schema management tool for PostgreSQL, using pgcmp to find discrepancies
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Mahout Schema Manager

What is Mahout? Mahout is a schema manager intended to ease the process of automating the deployment of database schema changes for PostgreSQL.

Deploying schema changes may be very simple if you are merely managing a “personal” database where it is reasonable to deploy changes in-place.

On the other hand, when deploying database-based applications into sophisticated production environments, it is crucial to be able to consistently duplicate the process of deploying schemas and upgrades in development, test, and production environments. That is what Mahout tries to make a bit easier.

Other Schema Managers

There are a number of toolsets out there that do notionally similar things.

Is a Perl-based system that supports building schema upgrade scripts for PostgreSQL databases.
Supports a number of databases, implemented in Java.
Supports a number of databases, implemented in Java.

In contrast with them, Mahout

  • Only supports PostgreSQL; it makes no attempt to support other databases.
  • Prefers using SQL scripts as the representation of schemas (Liquibase seems to prefer representing database schema in an XML schema).
  • Has a very low “deployment footprint”; its prerequisites are minor:
    Which you already had available if you are using PostgreSQL
    Which you almost certainly already have around
    This is a schema comparison tool that mainly uses psql and bash
    Part of GNU Core Utilities, used to work out dependency maps
  • Audits changes extensively; Mahout uses pgcmp to ensure that if you are attempting to deploy a change into production, and someone has been messing around with database schemas, you will be made aware of this before you get part of the way through deploying a set of schema changes and discover them breaking.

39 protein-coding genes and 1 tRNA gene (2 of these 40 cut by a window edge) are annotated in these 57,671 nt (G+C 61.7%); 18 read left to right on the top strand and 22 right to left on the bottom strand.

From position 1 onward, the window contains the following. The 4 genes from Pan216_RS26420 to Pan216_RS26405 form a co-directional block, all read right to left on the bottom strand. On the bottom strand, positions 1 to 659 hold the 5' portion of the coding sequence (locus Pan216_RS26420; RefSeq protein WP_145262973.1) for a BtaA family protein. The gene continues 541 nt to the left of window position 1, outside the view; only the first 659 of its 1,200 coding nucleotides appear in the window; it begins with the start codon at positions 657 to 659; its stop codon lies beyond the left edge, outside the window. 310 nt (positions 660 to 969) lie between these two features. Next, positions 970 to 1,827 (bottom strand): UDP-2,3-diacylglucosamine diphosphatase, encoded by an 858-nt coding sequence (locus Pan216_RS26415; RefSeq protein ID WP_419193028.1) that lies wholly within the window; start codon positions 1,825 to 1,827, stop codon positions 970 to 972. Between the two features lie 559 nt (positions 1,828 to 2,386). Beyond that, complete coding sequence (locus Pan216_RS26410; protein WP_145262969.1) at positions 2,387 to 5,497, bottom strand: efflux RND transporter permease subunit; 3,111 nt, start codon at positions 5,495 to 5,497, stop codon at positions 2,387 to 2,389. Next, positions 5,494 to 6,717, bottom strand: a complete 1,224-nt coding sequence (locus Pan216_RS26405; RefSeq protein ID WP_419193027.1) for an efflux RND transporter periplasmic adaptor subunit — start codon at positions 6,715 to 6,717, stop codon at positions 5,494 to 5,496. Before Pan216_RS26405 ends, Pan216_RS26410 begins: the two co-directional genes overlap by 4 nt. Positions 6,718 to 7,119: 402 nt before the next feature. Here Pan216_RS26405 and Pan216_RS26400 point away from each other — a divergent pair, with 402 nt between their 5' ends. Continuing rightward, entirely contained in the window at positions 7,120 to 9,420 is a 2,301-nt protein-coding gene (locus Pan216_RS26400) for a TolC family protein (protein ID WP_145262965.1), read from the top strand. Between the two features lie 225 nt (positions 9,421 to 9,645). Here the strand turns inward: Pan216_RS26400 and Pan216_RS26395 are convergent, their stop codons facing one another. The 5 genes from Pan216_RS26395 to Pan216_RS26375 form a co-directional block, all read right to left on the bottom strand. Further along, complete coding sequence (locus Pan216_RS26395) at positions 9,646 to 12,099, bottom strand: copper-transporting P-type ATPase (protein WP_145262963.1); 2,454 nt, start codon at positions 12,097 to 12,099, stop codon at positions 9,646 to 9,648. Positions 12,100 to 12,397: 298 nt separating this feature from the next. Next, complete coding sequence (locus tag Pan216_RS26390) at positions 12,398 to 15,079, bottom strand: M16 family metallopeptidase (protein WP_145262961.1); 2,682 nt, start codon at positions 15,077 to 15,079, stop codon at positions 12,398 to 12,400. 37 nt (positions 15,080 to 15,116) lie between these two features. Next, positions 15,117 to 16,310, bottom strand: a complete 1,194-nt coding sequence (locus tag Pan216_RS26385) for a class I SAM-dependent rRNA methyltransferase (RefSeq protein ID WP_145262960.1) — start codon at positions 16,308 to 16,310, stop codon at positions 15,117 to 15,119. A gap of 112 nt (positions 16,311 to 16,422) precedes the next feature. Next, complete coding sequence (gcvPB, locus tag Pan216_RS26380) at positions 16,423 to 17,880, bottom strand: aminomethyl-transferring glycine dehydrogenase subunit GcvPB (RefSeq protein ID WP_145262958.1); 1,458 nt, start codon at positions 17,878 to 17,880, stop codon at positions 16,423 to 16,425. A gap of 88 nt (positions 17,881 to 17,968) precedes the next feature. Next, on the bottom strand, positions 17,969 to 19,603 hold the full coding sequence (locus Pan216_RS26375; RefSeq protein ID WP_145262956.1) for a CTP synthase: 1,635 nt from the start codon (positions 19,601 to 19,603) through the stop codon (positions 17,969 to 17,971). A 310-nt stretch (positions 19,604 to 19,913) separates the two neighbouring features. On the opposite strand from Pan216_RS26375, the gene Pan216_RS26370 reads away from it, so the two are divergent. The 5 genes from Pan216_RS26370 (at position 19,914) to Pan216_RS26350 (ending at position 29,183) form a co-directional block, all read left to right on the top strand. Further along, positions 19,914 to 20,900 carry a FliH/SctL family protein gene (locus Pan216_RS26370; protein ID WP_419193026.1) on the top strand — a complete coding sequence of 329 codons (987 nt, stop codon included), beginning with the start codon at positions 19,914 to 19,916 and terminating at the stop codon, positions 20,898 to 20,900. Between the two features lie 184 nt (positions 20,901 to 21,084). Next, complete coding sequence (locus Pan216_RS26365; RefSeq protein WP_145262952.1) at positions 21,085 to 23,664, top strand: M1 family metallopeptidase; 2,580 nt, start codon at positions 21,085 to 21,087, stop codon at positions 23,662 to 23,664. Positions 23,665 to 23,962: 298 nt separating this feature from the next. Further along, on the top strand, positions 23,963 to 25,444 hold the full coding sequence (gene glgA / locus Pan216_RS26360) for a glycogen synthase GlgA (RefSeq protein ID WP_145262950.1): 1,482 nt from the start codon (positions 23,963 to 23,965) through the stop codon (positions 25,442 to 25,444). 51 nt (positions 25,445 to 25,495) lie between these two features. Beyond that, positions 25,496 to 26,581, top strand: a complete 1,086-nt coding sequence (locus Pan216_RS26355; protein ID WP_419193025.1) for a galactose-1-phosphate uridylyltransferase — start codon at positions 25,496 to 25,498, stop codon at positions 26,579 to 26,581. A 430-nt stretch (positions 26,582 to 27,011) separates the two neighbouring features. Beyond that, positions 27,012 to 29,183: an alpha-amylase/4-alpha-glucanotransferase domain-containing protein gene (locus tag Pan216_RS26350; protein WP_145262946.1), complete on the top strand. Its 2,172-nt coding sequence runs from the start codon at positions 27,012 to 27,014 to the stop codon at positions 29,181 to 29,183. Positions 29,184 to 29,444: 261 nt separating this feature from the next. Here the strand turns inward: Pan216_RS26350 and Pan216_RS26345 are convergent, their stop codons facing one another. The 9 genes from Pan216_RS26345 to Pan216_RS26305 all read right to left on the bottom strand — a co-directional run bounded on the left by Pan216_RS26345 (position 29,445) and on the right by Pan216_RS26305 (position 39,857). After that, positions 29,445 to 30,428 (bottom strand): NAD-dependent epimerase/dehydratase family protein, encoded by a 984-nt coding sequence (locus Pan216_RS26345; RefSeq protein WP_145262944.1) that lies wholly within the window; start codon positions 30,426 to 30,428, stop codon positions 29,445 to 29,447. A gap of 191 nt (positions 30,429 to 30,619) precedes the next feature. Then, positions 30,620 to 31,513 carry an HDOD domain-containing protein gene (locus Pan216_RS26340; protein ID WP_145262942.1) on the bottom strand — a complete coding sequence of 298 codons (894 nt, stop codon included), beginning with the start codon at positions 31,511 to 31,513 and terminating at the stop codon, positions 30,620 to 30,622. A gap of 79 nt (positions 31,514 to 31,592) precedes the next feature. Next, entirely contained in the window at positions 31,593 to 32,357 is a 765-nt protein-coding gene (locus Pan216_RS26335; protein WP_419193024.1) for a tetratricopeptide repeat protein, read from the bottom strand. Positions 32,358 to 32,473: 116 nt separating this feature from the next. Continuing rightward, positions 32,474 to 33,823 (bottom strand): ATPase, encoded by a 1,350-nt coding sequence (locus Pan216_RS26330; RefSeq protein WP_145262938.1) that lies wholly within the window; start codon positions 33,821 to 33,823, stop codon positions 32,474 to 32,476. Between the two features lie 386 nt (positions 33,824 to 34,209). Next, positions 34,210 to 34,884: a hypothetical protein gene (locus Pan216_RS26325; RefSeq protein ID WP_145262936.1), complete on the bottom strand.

• Starts by being paranoid. It assumes that it is necessary to examine production schemas to ensure they are unmodified. If it discovers modifications, they are treated as defects which must be rectified before proceeding. This prevents falling into the problem that a hacked-up production schema is incompatible with the upgrade scripts.
  • Eschews the (apparently from Ruby on Rails) dogma of requiring forwards-and-backwards migrations. The assumption made by Mahout is that your system administrators will arrange for backup to enable rolling back should severe problems be experienced. Commonly, these days, filesystem snapshots tend to be a good way of keeping backups in case of database disaster.

Derivation of the name Mahout

Mahout is the Hindi word for “elephant keeper;” since the PostgreSQL project uses an elephant as its visual mascot, it seems appropriate to use the term “mahout” to describe a tool that helps keep database schemas under control.

Also considered was Pahan, which is the equivalent word in Tamil. There appears to be some record of “mahout” being used as a perjorative involving cab drivers on Long Island near New York City, but that seems sufficiently separate and distant as to be not relevant.

Use Cases

There will be somewhat distinct usage patterns in 4 places where we’d expect the tool to be used:

Setting up schema to be applied
mahout init
To set up a schema to be managed using mahout, most likely in an SCM repository.
  • Later changes are made by adding SQL DDL scripts and control file entries to indicate how the DDL scripts are assembled to indicate how to upgrade from version to version.
  • If automated build management tools like QuickBuild, Jenkins, Maven are used to manage the deployment of builds, this may be all that developers do themselves.
mahout install, mahout upgrade
When developers prepare test environments for unit tests, they will likely use these Mahout commands too.
Build Process
Generation of build is done by automated processes
mahout capture
This generates authoritative logged information about by-version Schema information.
mahout build